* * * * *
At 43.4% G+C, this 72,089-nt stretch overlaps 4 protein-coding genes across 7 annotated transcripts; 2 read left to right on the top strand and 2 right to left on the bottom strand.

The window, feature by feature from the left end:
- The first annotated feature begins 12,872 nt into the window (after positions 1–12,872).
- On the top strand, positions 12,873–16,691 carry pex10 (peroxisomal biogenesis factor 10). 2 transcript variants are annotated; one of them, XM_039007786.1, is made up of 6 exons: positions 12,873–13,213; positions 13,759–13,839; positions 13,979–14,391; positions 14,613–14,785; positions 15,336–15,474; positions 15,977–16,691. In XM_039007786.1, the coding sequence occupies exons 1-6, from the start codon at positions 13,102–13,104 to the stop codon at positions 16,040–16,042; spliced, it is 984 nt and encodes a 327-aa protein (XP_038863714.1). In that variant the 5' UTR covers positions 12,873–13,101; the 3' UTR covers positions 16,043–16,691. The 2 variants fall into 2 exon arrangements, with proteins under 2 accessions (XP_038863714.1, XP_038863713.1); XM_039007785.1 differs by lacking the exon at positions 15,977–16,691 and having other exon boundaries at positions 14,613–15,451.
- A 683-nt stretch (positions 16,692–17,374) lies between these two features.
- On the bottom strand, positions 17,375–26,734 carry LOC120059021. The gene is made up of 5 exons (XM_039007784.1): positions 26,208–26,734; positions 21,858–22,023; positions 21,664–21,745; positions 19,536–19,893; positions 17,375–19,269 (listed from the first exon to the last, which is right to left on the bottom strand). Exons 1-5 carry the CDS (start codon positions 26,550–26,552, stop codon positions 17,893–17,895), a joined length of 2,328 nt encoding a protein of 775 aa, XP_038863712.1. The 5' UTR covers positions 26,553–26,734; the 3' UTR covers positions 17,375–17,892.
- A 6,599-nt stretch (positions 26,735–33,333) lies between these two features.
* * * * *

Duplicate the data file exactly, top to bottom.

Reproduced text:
At 43.4% G+C, this 72,089-nt stretch overlaps 4 protein-coding genes across 7 annotated transcripts; 2 read left to right on the top strand and 2 right to left on the bottom strand.

The window, feature by feature from the left end:
- The first annotated feature begins 12,872 nt into the window (after positions 1–12,872).
- On the top strand, positions 12,873–16,691 carry pex10 (peroxisomal biogenesis factor 10). 2 transcript variants are annotated; one of them, XM_039007786.1, is made up of 6 exons: positions 12,873–13,213; positions 13,759–13,839; positions 13,979–14,391; positions 14,613–14,785; positions 15,336–15,474; positions 15,977–16,691. In XM_039007786.1, the coding sequence occupies exons 1-6, from the start codon at positions 13,102–13,104 to the stop codon at positions 16,040–16,042; spliced, it is 984 nt and encodes a 327-aa protein (XP_038863714.1). In that variant the 5' UTR covers positions 12,873–13,101; the 3' UTR covers positions 16,043–16,691. The 2 variants fall into 2 exon arrangements, with proteins under 2 accessions (XP_038863714.1, XP_038863713.1); XM_039007785.1 differs by lacking the exon at positions 15,977–16,691 and having other exon boundaries at positions 14,613–15,451.
- A 683-nt stretch (positions 16,692–17,374) lies between these two features.
- On the bottom strand, positions 17,375–26,734 carry LOC120059021. The gene is made up of 5 exons (XM_039007784.1): positions 26,208–26,734; positions 21,858–22,023; positions 21,664–21,745; positions 19,536–19,893; positions 17,375–19,269 (listed from the first exon to the last, which is right to left on the bottom strand). Exons 1-5 carry the CDS (start codon positions 26,550–26,552, stop codon positions 17,893–17,895), a joined length of 2,328 nt encoding a protein of 775 aa, XP_038863712.1. The 5' UTR covers positions 26,553–26,734; the 3' UTR covers positions 17,375–17,892.
- A 6,599-nt stretch (positions 26,735–33,333) lies between these two features.